Silly-bits in the grit: verisimilitude, suspending disbelief & other Bodyguard problems

*Warning: this post contains spoilers.

During the two Bodyguard episodes I’ve watched so far, my viewing has been halted (mid-episode) on two separate occasions. The first interruption was during the extended terrorist-on-the train scenario, and the second, during the getting shot-to-the-shit in the armoured-car blood-fest.

But the breaks in transmission weren’t caused by technical difficulties, no, the interruptions were wholly due to a lack of commitment on my part – a failure to suspend disbelief to be precise…Suspending disbelief – it’s a term I first encountered in Cinema Studies at La Trobe University (is it still called that?) back in the years when the sun was setting on free tertiary education in Australia. Another fancy word I learned back then was, verisimilitude: the appearance of being true or real.

In my opinion, Bodyguard, the 6-part series currently screening on Netflix, suffers greatly from a lack of it. Because there’s only so many bullets a mere mortal can dodge without arousing suspicion – is Sergeant Bud, (the PTSD affected protagonist in Bodyguard) actually an escapee from more fantastic genre? An imaginary place where super-powers are the norm and no-one thinks twice about breaking the verisimilitude barrier at the speed of light?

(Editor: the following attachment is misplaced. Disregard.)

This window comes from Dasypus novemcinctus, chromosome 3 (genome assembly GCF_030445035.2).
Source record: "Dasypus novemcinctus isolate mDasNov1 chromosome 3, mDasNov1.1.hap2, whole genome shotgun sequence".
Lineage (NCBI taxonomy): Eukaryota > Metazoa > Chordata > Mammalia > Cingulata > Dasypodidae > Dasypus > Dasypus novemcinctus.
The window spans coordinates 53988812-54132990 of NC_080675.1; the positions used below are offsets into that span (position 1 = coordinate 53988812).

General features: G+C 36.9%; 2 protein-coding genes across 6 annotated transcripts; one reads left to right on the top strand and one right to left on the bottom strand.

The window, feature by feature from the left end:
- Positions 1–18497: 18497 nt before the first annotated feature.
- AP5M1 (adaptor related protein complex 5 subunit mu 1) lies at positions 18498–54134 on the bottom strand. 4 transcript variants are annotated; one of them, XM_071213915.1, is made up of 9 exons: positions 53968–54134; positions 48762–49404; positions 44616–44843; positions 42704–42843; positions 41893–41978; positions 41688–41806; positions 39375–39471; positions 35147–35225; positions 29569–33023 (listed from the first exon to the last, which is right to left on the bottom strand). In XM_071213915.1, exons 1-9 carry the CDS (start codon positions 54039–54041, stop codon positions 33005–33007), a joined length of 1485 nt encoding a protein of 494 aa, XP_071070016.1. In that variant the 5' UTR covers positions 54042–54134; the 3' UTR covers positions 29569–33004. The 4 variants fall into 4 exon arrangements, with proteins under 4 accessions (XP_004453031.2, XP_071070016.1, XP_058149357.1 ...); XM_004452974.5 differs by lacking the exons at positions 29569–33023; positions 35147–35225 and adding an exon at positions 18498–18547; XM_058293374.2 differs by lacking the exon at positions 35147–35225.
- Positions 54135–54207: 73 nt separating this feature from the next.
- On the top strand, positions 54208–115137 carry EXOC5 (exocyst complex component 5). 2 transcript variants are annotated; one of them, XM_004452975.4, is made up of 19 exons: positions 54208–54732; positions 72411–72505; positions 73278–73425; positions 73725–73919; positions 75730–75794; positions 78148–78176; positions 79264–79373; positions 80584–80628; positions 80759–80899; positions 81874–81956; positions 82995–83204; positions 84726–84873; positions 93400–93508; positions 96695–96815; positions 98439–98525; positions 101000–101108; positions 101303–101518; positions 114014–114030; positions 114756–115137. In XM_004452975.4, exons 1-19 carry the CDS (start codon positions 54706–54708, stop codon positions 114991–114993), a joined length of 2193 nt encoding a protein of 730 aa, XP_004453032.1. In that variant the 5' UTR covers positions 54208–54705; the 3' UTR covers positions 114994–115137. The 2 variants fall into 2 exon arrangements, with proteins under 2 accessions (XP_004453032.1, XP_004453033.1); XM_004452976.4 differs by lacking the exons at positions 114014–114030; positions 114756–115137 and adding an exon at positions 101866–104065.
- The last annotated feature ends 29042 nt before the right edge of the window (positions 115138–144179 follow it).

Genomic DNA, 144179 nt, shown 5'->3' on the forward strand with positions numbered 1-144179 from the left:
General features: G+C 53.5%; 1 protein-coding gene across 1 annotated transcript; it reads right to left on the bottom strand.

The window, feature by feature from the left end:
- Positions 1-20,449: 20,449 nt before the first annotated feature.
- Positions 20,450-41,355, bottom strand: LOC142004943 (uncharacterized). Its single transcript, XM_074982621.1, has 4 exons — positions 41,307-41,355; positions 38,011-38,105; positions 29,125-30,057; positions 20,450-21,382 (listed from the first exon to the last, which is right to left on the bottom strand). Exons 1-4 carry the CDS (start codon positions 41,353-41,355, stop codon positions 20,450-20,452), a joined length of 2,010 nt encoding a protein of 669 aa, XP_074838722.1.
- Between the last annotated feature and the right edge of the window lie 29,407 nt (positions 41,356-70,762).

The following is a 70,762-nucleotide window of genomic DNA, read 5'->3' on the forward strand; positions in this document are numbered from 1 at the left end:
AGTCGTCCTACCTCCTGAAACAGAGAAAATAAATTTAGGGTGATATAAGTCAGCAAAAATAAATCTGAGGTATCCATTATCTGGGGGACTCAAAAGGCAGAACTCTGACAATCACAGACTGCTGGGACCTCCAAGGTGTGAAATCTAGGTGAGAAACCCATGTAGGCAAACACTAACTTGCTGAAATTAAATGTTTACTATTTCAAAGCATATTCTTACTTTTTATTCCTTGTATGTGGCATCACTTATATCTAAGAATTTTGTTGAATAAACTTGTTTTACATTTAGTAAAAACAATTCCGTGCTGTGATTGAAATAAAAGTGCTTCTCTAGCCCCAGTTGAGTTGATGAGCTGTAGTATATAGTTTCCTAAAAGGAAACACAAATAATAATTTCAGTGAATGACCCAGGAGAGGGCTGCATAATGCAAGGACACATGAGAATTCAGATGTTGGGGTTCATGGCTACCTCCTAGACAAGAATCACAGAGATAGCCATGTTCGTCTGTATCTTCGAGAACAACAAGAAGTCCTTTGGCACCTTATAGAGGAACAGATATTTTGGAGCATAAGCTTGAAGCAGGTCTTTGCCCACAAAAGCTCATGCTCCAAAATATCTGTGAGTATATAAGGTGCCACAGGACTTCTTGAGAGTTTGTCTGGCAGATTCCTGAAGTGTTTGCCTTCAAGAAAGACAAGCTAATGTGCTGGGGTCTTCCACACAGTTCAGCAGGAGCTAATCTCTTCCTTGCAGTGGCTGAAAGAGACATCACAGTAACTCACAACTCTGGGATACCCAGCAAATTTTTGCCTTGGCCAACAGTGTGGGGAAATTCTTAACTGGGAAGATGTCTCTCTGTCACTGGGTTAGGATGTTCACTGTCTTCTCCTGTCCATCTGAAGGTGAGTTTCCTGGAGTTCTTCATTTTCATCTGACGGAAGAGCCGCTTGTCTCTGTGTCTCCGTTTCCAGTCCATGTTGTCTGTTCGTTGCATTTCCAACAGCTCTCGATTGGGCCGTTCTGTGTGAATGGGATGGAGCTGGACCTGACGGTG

Because in the armoured-car blood-fest scene Sergeant Bud not only manages to evade a veritable hail of bullets, he also has the wherewithal to pop his arm up like a demented meer-cat and take a sneaky snap with his phone – thus pin-pointing the gunner on a distant building, driving backwards in the shot-to-the-shit car, and successfully tracking the baddie down.

It’s the kind of action scene that makes me think, now that’s a bit silly in’it..? And silly scenes don’t fit well in the desaturated reality of this so-called ‘gritty’ suspense/thriller/action/drama. Yes, I understand, Sergeant Bud’s fearless impulsiveness and razor-sharp reflexes splice nicely with his military history and associated trauma, and yes, his ultra-heroic actions act as a counterpoint to his many human flaws and evoke crucial viewer empathy – but this over-the-top action kind of ruins it for me. Kind of. It’s a pity the action scenes weren’t dialed back a few notches – we’re a tad less…well…silly.

Not to say I won’t be watching the rest of the series. Because despite it’s significant silliness I’m eager to witness (and judge) the plot twist that’s been promised at the end. I’ll just have to string up a few ropes and start suspending my disbelief – accept that there will be silly bits within the blue-grey grit…

* (an extra note for the pedantic among us) If the gunman was shooting at the armoured-car from the top of a 6 or 7 story building, then the bullets would have entered the car from a higher angle – not horizontally as depicted, therefore, it is very unlikely any of the three occupants would have survived.

 

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